EVENT DETAILS: 6:00 pm, Friday, 25 April 2014. Center for Marxist Education, 550 Massachusetts Avenue, Cambridge, MA. Poet-critics David Hadbawnik and Daniel Remein lead “Radical Medievalism,” a seminar attending to concerns focused on medievalism as poetic and scholarly practice, the San Francisco Renaissance, and the agitated relation of Berkeley poets Jack Spicer and Robin Blaser to the English Department. Following talks and moderated discussion, Hadbawnik and Remein will read from their recent work in poetry and translation.
DAVID HADBAWNIK | JACK SPICER AND THE ENGLISH DEPARTMENT: This talk will expand on ideas from my previous essay on Jack Spicer and Geoffrey Chaucer, “Time Mechanics,” to discuss Spicer’s troubled and tension-filled relationship with literary studies. Contemporary critics have often seen Spicer’s poetics of “dictation” as a radical break with literary tradition and academic learning, and a warrant for avant-garde strategies such as those of the Language writers. Spicer himself contributed to this perception with statements such as “I learned this from the English Department (and from the English Department of the spirit — that great quagmire that lurks at the bottom of all of us) and it ruined ten years of my poetry.” This attitude seems to have set the tone for a generation of poet-scholars who only reluctantly enter academia, viewing it as a means of pursuing a livelihood and an increasingly unlikely venue for political action. I will explore Spicer’s ambivalent but ultimately generative relationship to the English Department, and the ways in which it shaped him as a poet and political thinker.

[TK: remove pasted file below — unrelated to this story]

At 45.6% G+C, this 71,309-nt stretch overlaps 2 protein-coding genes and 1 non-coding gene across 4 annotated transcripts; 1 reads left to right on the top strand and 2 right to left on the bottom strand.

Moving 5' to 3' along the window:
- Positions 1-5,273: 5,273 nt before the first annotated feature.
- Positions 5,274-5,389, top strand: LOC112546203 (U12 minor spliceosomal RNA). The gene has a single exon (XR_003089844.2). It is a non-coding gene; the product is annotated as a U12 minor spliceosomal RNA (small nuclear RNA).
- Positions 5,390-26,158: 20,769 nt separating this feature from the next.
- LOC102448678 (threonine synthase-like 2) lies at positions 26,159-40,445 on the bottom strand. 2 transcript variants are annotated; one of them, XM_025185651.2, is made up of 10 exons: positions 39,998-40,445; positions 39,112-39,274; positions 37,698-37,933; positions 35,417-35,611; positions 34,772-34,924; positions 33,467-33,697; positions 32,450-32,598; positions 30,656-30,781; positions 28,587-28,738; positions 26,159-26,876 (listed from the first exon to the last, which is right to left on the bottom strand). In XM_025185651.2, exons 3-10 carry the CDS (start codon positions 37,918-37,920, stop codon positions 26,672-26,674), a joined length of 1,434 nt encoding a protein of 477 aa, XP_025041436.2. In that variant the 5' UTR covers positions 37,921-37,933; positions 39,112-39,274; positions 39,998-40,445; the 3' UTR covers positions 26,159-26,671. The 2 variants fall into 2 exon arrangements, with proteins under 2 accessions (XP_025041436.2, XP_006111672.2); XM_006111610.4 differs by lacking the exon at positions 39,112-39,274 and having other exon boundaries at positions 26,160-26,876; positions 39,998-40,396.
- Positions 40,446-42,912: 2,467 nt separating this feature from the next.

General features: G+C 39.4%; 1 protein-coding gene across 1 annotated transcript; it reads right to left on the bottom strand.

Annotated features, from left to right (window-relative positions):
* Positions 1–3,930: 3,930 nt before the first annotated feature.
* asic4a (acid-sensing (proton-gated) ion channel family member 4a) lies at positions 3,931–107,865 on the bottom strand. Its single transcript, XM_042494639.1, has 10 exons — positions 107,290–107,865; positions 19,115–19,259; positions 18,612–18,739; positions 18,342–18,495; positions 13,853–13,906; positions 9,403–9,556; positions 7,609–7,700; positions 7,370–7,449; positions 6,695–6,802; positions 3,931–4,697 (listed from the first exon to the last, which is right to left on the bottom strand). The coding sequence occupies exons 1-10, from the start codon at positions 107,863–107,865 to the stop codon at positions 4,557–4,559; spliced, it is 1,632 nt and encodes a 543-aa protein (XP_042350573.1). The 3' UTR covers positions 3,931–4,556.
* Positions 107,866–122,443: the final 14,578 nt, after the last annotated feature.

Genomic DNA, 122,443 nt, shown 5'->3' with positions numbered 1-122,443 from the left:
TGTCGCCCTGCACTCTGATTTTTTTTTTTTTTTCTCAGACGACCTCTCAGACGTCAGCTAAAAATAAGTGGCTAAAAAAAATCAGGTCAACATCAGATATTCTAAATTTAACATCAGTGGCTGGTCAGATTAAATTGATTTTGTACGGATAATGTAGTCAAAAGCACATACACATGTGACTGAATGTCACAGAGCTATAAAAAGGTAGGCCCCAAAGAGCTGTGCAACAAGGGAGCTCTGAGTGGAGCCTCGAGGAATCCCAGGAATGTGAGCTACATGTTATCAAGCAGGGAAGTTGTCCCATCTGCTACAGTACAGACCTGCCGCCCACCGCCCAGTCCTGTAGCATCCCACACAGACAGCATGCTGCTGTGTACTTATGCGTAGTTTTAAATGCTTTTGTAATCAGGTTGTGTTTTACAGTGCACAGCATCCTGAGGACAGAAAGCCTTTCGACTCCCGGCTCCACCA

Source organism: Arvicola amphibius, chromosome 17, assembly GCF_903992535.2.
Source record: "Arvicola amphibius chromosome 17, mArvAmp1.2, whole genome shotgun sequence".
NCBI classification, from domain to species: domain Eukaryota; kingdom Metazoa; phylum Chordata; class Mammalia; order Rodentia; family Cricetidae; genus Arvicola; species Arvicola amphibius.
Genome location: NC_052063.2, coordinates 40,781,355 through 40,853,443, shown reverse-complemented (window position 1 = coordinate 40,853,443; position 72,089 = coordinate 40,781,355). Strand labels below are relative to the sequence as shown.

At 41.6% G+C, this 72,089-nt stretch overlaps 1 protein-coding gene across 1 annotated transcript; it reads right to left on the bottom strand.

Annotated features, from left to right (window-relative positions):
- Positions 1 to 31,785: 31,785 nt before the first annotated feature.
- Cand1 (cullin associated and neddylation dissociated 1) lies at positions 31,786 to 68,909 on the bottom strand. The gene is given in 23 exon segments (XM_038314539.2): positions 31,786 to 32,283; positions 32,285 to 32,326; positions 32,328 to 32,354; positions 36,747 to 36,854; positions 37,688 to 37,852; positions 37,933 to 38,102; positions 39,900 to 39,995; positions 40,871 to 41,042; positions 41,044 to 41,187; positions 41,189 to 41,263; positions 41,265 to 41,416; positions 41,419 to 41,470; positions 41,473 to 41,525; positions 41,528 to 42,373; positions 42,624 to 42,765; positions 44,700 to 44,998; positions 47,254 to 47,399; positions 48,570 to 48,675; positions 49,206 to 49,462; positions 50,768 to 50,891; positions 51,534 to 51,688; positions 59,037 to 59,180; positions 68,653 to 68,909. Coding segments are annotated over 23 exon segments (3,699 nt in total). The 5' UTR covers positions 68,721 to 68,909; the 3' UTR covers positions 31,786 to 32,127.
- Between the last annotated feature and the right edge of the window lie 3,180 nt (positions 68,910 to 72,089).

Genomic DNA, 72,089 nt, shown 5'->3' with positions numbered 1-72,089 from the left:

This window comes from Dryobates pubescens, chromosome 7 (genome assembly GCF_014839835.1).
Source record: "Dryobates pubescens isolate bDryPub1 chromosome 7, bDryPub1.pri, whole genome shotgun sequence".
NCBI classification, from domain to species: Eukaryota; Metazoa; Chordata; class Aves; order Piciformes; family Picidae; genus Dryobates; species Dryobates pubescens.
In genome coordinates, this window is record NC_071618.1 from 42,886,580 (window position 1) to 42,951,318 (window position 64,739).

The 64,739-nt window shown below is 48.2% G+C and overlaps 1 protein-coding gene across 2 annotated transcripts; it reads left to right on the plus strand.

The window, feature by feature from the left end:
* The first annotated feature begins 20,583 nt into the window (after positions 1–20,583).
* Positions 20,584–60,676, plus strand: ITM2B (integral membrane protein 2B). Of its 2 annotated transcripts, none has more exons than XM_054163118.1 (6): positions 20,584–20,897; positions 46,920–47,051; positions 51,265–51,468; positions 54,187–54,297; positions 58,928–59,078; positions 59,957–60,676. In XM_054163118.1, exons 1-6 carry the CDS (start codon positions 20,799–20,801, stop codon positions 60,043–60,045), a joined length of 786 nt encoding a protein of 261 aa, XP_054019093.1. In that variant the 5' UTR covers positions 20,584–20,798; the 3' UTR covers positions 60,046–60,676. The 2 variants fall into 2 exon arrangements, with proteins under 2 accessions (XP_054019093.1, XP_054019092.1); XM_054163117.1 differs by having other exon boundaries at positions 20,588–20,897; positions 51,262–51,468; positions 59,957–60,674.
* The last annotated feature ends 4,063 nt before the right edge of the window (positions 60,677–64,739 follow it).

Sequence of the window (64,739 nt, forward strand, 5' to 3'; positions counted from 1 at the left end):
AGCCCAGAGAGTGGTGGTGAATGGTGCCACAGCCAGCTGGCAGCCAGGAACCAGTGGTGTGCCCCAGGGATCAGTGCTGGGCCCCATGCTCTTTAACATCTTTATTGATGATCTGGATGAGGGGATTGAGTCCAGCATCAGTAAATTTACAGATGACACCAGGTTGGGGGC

DANIEL REMEIN | BEOWULF AND THE BERKELEY RENAISSANCE: In his first attempt to systematically formulate his poetics in print, the twentieth-century poet Robin Blaser (collaborator with Jack Spicer and Robert Duncan in the “Berkeley Renaissance” of the late 1940’s and early 50’s) links the basic questions of his poetics to an experience of listening to philologist Arthur Brodeur read aloud from Beowulf during a graduate seminar at UC Berkeley, that Blaser and Spicer took together (in 1949 or 1950). My talk closely reads Blaser’s anecdote in tandem with Spicer’s classroom notes in the context of the pedagogy of Old English at mid-century. I explore how Blaser and Spicer negotiate their responses to Beowulf and the aesthetically-oriented philology which characterized critical work on Beowulf at mid-century—even as the two avant-garde poets worked to distance themselves from the tendencies of the New Criticism and to contribute to the development of an institutional creative writing curriculum. In particular, I argue that a broad “English Studies” disciplinary model afforded Blaser and Spicer an institutional space in which to formulate their decidedly avant-garde poetics. In their responses to Brodeur’s classroom, Spicer and Blaser both work towards formulating an aesthetics consonant with their politics.
DAVID HADBAWNIK is a poet living in Buffalo, NY. Part one of his translation of the Aeneid was published in 2013 (Little Red Leaves); part two is forthcoming in 2014. In 2012, he edited Thomas Meyer’s Beowulf (Punctum Books), and in 2011 he edited (with Sean Reynolds) selections from Jack Spicer’s Beowulf for CUNY’s Lost and Found Document Series. Other publications include Field Work (BlazeVOX, 2011),Translations From Creeley (Sardines, 2008), Ovid in Exile (Interbirth, 2007), and SF Spleen (Skanky Possum, 2006). He is the editor and publisher of Habenicht Press and the journal kadar koli, and a co-editor of eth press.
DANIEL REMEIN holds a Ph.D in English from New York University where he completed a dissertation on medieval poetics and the Berkeley Renaissance. He is the author of the chapbook Pearl and his poems appear in a number of journals, most recently in TAG and Kadar Koli, He’s also a founding collaborator with the Organism for Poetic Research and its journal PELT, a co-editor of Eth Press, and editor of the occasional journal Whiskey and Fox.
SEMINAR MATERIALS: We strongly encourage attendees to read through the materials linked to below in advance of the seminar: